Speaker Discusses Concept Of Fake News

James McGrath Morris prepares to discuss ‘Journalism, Ethics and the War Over Fake News’ Feb. 26 at the Unitarian Church of Los Alamos. Photo by Carol A. Clark/ladailypost.com
 
James McGrath Morris discusses journalism, ethics and fake news. Photo by Carol A. Clark/ladailypost.com
 
Audience members ask questions during the talk. Photo by Carol A. Clark/ladailypost.com
 
By BONNIE J. GORDON
Los Alamos Daily Post
bjgordon623@gmail.com

Journalist, author and educator James McGrath Morris was the guest speaker at the monthly Voices of Los Alamos progressive advocacy meeting Monday, Feb. 26 at the Unitarian Church of Los Alamos.

Morris spoke on “Journalism, Ethics and the War Over Fake News” to an audience of some 60 people.

Distrust in traditional “legacy” media is widespread in the U.S., Morris said.

 “In a 2017 poll, most Americans say it has become harder to be well-informed and to discern what is true,” he said.

“Fake news” is not a brand new phenomenon, of course. News was very biased in the 19th century, when newspapers were dependent on political patronage, Morris said. The advent of advertising as a source of revenue allowed newspapers to become more objective.

Today, many people get their news, not from traditional sources, but from social media, creating a set of new problems in discerning what is true. When a piece of false information gets out on social media, it spreads rapidly.

“Within a few hours, thousands of people have gotten this wrong information,” Morris said. “It’s out there and you can never truly stamp it out again.”

One reason for the growing distrust of traditional media is the choice of people in power to “weaponize the concept of fake news,” Morris said.

“When a leader says something is fake news, his followers will discount it,” he said

As politics has become more polarized, evidence-based arguments are declining in importance to the news audience, he said, adding that people disregard facts as unreliable that don’t agree with their point of view.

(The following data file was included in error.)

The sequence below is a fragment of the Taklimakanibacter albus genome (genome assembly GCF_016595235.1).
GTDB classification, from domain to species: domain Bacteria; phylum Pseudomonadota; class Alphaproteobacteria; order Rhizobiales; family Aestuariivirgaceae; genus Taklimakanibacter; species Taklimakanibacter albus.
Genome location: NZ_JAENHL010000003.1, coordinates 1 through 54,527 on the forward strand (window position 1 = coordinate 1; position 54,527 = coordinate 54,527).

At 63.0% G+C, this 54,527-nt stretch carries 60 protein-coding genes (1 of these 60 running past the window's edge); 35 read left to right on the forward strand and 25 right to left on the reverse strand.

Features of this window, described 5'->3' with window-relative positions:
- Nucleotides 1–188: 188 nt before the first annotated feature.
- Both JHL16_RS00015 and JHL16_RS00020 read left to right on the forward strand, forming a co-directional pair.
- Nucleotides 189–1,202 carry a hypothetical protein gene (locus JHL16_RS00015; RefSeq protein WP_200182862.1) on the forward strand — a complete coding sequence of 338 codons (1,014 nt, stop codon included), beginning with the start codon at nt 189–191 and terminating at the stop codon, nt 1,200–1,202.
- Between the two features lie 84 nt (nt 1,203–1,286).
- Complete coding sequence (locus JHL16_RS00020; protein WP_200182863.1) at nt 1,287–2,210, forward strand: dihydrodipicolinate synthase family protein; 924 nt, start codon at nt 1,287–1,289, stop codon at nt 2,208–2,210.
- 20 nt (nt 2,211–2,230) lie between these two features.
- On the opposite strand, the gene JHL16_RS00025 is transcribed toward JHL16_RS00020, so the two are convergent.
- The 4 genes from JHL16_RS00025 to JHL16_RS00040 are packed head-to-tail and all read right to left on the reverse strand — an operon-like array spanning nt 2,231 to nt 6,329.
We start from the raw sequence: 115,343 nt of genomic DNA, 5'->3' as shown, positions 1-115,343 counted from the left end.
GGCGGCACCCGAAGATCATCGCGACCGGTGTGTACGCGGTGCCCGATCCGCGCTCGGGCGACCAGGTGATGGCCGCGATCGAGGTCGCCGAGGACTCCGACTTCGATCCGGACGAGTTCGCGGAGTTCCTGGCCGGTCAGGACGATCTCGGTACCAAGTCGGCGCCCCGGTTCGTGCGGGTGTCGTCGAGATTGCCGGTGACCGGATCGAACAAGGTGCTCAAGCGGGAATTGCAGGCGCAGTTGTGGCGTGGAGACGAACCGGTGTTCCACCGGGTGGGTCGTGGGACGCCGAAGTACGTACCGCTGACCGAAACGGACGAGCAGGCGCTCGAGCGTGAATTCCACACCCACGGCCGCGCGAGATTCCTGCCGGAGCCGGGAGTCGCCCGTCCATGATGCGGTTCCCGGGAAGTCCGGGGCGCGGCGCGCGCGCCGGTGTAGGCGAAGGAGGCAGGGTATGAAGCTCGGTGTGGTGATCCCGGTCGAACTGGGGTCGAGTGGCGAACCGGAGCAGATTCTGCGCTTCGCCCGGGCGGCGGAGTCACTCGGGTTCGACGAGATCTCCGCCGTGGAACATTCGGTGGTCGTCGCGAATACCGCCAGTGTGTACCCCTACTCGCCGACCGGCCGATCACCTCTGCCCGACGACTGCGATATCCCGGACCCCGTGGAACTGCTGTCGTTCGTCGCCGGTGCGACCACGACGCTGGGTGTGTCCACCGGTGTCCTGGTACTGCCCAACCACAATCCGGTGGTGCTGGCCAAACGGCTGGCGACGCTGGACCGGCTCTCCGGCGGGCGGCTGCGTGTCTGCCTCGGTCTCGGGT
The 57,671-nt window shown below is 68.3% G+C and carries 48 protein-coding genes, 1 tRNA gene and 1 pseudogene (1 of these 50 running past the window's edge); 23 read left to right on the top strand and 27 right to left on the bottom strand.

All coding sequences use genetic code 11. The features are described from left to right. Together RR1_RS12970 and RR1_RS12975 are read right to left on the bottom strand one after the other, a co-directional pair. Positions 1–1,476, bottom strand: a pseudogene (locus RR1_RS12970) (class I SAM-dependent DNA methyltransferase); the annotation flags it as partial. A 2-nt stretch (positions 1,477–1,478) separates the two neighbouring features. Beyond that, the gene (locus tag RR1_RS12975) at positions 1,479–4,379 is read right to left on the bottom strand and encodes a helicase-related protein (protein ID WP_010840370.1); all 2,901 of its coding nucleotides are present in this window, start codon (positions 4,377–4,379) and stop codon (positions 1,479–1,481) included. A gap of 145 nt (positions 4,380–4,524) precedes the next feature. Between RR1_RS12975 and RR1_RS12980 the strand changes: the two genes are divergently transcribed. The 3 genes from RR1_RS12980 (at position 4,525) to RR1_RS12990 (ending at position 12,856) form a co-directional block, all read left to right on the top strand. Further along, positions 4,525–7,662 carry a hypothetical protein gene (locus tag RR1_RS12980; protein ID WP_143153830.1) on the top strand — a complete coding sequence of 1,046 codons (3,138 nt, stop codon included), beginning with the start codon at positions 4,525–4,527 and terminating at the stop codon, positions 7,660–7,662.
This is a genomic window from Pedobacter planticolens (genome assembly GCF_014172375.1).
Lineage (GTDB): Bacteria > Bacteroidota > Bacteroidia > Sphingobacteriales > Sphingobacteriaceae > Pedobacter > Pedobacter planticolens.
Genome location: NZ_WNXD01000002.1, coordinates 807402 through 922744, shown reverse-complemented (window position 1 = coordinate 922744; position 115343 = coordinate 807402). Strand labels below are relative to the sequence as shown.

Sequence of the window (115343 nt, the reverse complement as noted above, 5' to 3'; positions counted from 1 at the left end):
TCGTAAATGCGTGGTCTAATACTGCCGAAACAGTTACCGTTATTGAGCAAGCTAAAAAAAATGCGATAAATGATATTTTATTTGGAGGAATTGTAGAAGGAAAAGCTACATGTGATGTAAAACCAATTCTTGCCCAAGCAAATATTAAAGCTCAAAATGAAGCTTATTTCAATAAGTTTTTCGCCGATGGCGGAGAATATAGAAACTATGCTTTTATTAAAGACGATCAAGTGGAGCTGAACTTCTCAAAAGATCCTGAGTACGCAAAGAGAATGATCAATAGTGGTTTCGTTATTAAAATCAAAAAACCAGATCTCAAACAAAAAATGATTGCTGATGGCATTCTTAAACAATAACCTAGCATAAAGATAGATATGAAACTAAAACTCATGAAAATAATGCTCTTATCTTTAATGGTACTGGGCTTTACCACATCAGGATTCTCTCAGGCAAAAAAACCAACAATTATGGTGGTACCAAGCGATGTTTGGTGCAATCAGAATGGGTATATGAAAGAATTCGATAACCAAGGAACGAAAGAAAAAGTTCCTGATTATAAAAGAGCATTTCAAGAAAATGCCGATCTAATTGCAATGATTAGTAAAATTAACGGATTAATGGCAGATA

Morris explained that one reason for the decline of what he calls “media literacy,” or the ability of readers to discern reliable information, is the more private nature of news viewing. Young people no longer grow up reading the newspaper alongside parents who can impart their skills.

“Those adults would have known things like bylines, whose name could be trusted,” he said. “They would have understood issues of bias and things like sourcing. Sponsored news is looked upon as news. Young people don’t realize it’s sponsored by some organization.”

Citizens need an understanding of how news is reported, he said. The concepts of impartiality and journalistic ethics are no longer well understood. Often, audiences do not discriminate between commentators and reporters, in other words, between opinion and the reporting of facts.

“We must teach young people to bring a healthy skepticism to social media,” he said.

Morris promotes the same kind of advice journalism professors give their students: “If your mother says she loves you, check it out.”

Media literacy education in schools and through public promotional campaigns is a method to help the public distinguish real news from fake, Morris said.

It’s not always easy to know who to trust, he said, but holding media accountable and viewing it with a skeptical eye can help the public navigate the waters of real versus fake news.

County Council Vice Chair Christine Chandler, third from left, and Council Chair David Izraelevitz listen to the talk on ‘Journalism, Ethics and the War Over Fake News’ Feb. 26 at the Unitarian Church of Los Alamos. Photo by Carol A. Clark/ladailypost.com

County Councilor Pete Sheehey, center, is among some 60 people who attended a talk on ‘Journalism, Ethics and the War Over Fake News’ Feb. 26 at the Unitarian Church of Los Alamos. Photo by Carol A. Clark/ladailypost.com

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